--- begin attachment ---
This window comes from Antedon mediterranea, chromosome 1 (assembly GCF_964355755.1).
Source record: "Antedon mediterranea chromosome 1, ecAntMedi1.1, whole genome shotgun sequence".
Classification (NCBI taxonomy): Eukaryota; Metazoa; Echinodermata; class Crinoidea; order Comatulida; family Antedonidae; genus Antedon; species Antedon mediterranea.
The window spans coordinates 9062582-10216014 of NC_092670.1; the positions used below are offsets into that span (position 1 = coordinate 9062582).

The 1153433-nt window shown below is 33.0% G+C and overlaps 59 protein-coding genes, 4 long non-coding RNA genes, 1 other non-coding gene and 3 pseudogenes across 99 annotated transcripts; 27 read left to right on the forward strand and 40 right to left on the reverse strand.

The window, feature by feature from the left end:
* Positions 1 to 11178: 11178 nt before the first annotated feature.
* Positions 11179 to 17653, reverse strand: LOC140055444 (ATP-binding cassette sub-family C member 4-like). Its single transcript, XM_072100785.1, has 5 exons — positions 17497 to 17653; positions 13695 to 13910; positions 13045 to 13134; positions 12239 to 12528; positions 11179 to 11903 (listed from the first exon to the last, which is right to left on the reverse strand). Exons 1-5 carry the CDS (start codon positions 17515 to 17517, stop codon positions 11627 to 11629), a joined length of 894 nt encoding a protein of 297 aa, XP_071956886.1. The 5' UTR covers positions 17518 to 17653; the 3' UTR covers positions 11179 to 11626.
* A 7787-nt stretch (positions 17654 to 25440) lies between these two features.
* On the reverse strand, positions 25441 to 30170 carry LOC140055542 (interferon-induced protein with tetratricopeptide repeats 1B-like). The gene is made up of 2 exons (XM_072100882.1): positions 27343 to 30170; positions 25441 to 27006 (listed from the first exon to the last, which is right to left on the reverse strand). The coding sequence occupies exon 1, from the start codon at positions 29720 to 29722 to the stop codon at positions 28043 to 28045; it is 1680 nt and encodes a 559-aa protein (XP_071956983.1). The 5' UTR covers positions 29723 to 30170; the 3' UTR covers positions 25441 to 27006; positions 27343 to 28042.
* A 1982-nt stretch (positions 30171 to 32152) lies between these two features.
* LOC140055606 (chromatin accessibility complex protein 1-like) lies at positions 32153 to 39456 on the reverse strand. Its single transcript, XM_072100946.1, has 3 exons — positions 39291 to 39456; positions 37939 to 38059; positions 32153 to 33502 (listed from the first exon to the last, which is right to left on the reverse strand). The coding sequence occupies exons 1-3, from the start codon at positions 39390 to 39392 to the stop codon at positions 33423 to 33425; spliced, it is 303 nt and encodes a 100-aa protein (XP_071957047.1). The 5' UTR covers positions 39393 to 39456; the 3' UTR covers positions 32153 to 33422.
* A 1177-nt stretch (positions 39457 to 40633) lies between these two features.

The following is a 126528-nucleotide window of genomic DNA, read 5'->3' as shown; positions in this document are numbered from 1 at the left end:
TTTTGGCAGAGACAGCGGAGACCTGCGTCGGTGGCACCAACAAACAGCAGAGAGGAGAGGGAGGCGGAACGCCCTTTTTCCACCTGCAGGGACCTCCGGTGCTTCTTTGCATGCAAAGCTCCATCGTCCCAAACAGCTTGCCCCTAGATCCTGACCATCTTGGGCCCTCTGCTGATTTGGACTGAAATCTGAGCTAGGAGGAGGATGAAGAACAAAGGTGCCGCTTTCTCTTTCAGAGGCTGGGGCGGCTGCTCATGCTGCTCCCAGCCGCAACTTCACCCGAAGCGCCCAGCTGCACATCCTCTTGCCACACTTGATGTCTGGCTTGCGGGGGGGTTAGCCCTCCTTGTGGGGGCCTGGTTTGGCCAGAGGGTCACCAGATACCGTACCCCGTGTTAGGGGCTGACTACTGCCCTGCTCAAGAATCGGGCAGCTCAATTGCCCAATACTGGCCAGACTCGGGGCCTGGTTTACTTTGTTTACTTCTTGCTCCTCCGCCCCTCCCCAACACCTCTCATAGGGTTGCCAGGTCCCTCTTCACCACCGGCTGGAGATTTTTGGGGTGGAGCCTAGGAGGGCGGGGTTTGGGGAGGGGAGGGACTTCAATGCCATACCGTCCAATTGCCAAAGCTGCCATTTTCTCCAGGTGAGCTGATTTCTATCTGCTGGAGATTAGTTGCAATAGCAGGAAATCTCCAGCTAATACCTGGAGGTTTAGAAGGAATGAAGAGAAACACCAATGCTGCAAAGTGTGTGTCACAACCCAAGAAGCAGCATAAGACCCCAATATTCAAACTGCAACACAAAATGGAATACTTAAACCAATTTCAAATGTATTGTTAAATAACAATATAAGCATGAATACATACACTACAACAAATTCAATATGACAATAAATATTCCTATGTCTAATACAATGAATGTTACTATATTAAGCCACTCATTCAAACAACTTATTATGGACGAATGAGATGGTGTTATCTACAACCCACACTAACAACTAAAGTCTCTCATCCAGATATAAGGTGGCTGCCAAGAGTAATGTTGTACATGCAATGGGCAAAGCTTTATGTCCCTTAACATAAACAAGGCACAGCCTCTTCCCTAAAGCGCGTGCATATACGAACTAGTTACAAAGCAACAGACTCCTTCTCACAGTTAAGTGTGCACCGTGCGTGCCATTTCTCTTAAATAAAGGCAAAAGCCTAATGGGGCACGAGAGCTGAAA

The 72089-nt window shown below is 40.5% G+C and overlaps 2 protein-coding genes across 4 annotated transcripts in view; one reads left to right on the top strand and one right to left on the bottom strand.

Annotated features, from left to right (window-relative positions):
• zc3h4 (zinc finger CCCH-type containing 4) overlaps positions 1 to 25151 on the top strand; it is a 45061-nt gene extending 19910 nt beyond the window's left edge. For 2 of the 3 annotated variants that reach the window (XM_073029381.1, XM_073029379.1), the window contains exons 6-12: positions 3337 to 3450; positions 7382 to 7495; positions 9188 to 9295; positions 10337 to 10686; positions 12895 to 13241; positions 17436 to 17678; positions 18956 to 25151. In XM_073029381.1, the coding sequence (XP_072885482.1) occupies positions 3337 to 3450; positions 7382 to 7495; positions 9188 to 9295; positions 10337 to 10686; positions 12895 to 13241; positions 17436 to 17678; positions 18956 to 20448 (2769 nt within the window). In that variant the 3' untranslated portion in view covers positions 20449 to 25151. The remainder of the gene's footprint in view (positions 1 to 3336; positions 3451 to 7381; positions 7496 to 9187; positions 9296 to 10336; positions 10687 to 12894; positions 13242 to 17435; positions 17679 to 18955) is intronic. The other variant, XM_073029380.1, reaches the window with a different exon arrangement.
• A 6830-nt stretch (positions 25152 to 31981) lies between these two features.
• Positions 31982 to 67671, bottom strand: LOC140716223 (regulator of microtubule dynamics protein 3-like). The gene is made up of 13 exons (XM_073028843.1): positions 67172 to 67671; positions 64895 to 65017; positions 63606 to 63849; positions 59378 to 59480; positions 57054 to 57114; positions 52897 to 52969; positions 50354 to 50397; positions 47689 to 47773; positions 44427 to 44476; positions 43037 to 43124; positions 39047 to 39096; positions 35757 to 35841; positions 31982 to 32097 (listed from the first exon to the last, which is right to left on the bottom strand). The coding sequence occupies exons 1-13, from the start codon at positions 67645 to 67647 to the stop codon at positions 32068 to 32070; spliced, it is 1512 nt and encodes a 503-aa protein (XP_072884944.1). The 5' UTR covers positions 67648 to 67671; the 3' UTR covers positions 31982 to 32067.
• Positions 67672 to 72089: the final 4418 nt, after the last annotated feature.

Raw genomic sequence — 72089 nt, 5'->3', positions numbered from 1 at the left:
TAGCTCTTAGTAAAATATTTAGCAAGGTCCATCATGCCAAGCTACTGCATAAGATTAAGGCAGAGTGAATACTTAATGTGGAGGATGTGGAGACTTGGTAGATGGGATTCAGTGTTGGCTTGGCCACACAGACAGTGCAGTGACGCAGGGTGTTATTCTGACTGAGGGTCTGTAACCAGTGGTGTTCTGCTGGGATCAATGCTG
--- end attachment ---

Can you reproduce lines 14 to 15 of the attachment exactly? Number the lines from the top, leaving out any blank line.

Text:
The following is a 126528-nucleotide window of genomic DNA, read 5'->3' as shown; positions in this document are numbered from 1 at the left end:
TTTTGGCAGAGACAGCGGAGACCTGCGTCGGTGGCACCAACAAACAGCAGAGAGGAGAGGGAGGCGGAACGCCCTTTTTCCACCTGCAGGGACCTCCGGTGCTTCTTTGCATGCAAAGCTCCATCGTCCCAAACAGCTTGCCCCTAGATCCTGACCATCTTGGGCCCTCTGCTGATTTGGACTGAAATCTGAGCTAGGAGGAGGATGAAGAACAAAGGTGCCGCTTTCTCTTTCAGAGGCTGGGGCGGCTGCTCATGCTGCTCCCAGCCGCAACTTCACCCGAAGCGCCCAGCTGCACATCCTCTTGCCACACTTGATGTCTGGCTTGCGGGGGGGTTAGCCCTCCTTGTGGGGGCCTGGTTTGGCCAGAGGGTCACCAGATACCGTACCCCGTGTTAGGGGCTGACTACTGCCCTGCTCAAGAATCGGGCAGCTCAATTGCCCAATACTGGCCAGACTCGGGGCCTGGTTTACTTTGTTTACTTCTTGCTCCTCCGCCCCTCCCCAACACCTCTCATAGGGTTGCCAGGTCCCTCTTCACCACCGGCTGGAGATTTTTGGGGTGGAGCCTAGGAGGGCGGGGTTTGGGGAGGGGAGGGACTTCAATGCCATACCGTCCAATTGCCAAAGCTGCCATTTTCTCCAGGTGAGCTGATTTCTATCTGCTGGAGATTAGTTGCAATAGCAGGAAATCTCCAGCTAATACCTGGAGGTTTAGAAGGAATGAAGAGAAACACCAATGCTGCAAAGTGTGTGTCACAACCCAAGAAGCAGCATAAGACCCCAATATTCAAACTGCAACACAAAATGGAATACTTAAACCAATTTCAAATGTATTGTTAAATAACAATATAAGCATGAATACATACACTACAACAAATTCAATATGACAATAAATATTCCTATGTCTAATACAATGAATGTTACTATATTAAGCCACTCATTCAAACAACTTATTATGGACGAATGAGATGGTGTTATCTACAACCCACACTAACAACTAAAGTCTCTCATCCAGATATAAGGTGGCTGCCAAGAGTAATGTTGTACATGCAATGGGCAAAGCTTTATGTCCCTTAACATAAACAAGGCACAGCCTCTTCCCTAAAGCGCGTGCATATACGAACTAGTTACAAAGCAACAGACTCCTTCTCACAGTTAAGTGTGCACCGTGCGTGCCATTTCTCTTAAATAAAGGCAAAAGCCTAATGGGGCACGAGAGCTGAAA